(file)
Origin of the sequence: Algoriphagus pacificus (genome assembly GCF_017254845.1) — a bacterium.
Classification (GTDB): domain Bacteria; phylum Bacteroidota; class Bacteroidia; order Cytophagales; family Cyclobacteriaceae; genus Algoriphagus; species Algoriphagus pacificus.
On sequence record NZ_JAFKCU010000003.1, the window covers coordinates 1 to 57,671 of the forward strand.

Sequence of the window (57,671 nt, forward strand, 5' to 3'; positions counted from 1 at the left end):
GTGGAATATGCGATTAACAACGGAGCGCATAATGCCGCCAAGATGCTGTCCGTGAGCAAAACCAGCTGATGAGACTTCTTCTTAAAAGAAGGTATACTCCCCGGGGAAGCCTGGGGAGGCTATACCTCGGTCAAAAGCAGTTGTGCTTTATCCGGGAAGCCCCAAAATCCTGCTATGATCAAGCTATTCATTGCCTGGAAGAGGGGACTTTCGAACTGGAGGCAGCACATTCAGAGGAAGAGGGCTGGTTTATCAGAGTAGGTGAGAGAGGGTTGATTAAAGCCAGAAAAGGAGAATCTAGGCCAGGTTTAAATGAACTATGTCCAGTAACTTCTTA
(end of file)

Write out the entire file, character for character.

Origin of the sequence: Algoriphagus pacificus (genome assembly GCF_017254845.1) — a bacterium.
Classification (GTDB): domain Bacteria; phylum Bacteroidota; class Bacteroidia; order Cytophagales; family Cyclobacteriaceae; genus Algoriphagus; species Algoriphagus pacificus.
On sequence record NZ_JAFKCU010000003.1, the window covers coordinates 1 to 57,671 of the forward strand.

Sequence of the window (57,671 nt, forward strand, 5' to 3'; positions counted from 1 at the left end):
GTGGAATATGCGATTAACAACGGAGCGCATAATGCCGCCAAGATGCTGTCCGTGAGCAAAACCAGCTGATGAGACTTCTTCTTAAAAGAAGGTATACTCCCCGGGGAAGCCTGGGGAGGCTATACCTCGGTCAAAAGCAGTTGTGCTTTATCCGGGAAGCCCCAAAATCCTGCTATGATCAAGCTATTCATTGCCTGGAAGAGGGGACTTTCGAACTGGAGGCAGCACATTCAGAGGAAGAGGGCTGGTTTATCAGAGTAGGTGAGAGAGGGTTGATTAAAGCCAGAAAAGGAGAATCTAGGCCAGGTTTAAATGAACTATGTCCAGTAACTTCTTA